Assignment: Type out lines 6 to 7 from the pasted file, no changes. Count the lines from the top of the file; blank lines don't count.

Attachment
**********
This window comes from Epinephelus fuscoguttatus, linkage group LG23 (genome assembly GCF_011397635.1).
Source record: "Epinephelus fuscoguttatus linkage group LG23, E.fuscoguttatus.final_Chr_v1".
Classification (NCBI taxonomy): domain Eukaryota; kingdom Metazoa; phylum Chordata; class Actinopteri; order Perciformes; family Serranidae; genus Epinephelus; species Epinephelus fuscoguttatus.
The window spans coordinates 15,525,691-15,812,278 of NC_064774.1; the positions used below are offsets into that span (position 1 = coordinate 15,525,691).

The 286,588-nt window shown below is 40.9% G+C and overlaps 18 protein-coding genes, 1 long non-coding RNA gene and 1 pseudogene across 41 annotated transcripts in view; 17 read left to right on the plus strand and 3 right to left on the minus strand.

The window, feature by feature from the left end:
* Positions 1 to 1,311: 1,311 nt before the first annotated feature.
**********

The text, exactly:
The window, feature by feature from the left end:
* Positions 1 to 1,311: 1,311 nt before the first annotated feature.